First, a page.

It was an auction on eBay, ending the next day, located in South Carolina. As fate would have it (and I have a strong relationship with fate,) I'd already had the day (Friday) scheduled off to use up my PTO days before the holiday rush. I'm certainly not about to spend that much money on something sight unseen, but I was able to book a last-minute flight at a great price, and in a whirlwind of activity, I loaded up my T-Bag with rainsuit, jacket, and chaps, grabbed my helmet, and soon found myself disembarking in Greenville, SC on a sunny Friday afternoon.

Three hours later, I was riding up I-85 on my "new" Envy Green 2007 Harley Softail Custom. (Envy Green: another shadow of fate?) It's the prior year version of the limited-edtion paint thing, color-shifting in the sun and also emblazoned in gold leaf script, and all the chrome accessory goodies that are already on it are also to my taste and didn't cost me a dime. It really was a great deal.

I don't have a name for her yet, and I'm not even sure if she's even going to stay green - I have a line on an awesome tank and fender set. But now Apollo has an Irish twin, and we have as many bikes as we do kids. And despite the fact that it rained half the way home, as you surely assumed, Kevin is smiling ear to ear!

Sunday, October 9, 2011

Rain For Rent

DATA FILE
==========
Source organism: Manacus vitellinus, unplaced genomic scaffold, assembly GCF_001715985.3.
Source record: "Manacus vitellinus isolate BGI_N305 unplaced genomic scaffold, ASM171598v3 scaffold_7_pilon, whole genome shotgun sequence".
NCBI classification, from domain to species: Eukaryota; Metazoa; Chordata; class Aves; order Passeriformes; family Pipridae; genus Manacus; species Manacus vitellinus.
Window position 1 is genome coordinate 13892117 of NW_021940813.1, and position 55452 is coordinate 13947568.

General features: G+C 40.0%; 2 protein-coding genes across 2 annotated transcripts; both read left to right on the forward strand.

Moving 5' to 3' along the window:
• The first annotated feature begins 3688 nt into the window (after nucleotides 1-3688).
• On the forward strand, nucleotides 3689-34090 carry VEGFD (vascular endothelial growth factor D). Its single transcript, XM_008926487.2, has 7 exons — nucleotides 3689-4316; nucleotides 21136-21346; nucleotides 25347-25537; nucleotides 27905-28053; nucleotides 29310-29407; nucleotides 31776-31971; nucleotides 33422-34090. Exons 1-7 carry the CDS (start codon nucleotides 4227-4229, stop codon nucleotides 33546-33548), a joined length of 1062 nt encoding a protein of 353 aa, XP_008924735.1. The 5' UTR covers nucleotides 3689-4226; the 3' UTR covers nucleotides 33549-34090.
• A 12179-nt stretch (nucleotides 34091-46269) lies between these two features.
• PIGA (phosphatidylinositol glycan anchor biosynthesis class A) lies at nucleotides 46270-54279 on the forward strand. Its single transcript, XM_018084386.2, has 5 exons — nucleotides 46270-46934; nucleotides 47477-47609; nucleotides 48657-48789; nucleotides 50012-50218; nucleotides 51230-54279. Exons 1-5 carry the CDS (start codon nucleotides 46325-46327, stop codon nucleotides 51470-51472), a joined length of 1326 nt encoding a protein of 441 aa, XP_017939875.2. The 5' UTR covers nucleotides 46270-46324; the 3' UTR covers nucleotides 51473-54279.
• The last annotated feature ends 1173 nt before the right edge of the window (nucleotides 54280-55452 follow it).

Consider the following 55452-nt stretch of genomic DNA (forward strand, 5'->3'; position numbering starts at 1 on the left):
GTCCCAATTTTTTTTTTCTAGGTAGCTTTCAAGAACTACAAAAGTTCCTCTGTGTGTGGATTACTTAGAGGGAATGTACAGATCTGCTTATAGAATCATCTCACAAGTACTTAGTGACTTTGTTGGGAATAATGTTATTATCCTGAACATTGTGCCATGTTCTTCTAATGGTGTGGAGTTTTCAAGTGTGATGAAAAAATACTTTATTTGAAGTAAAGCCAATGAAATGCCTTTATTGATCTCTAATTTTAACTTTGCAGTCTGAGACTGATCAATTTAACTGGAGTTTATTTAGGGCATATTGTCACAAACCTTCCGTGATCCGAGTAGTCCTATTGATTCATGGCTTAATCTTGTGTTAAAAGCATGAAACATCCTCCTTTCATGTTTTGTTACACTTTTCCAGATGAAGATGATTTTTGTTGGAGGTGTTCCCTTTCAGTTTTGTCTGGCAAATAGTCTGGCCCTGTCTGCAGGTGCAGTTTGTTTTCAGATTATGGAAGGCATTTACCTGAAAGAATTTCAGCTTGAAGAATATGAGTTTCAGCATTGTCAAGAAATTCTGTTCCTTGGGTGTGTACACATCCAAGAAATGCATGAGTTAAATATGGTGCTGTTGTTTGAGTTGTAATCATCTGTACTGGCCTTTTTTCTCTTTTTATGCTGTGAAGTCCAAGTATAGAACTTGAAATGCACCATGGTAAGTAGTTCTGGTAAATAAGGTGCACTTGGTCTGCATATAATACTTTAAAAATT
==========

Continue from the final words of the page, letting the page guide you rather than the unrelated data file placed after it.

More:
The title above probably does not ring a bell to anyone reading this, with the possible exception of my dad.  I'll explain later, but these days nothing could be more appropriate.  I'm stealing it.

Two weeks after Labor Day, for the second year in a row, we headed to Ocean City, MD for Delmarva Bike Week.  (Yes, this post is *very* delayed.)  OC Bike Week is already one of our favorites and is pretty much on the calendar permanently, for a couple reasons:

-There is an awful lot to do, spread out over a pretty large radius.  Plenty of adventure for riders, not just sidewalk bikers and trailer queens.
- There are tons of places to party after hours.  It's a beach town.  Some of these bars can entertain hundreds, even thousands of people.  And, there's the drunk bus!
- Being a beach town, there's a natural main drag to see and be seen, instead of wandering through a town making it up as you go along. 
- There's plenty of places to park a trailer.  (Just kidding!)
- Hey, it's the beach.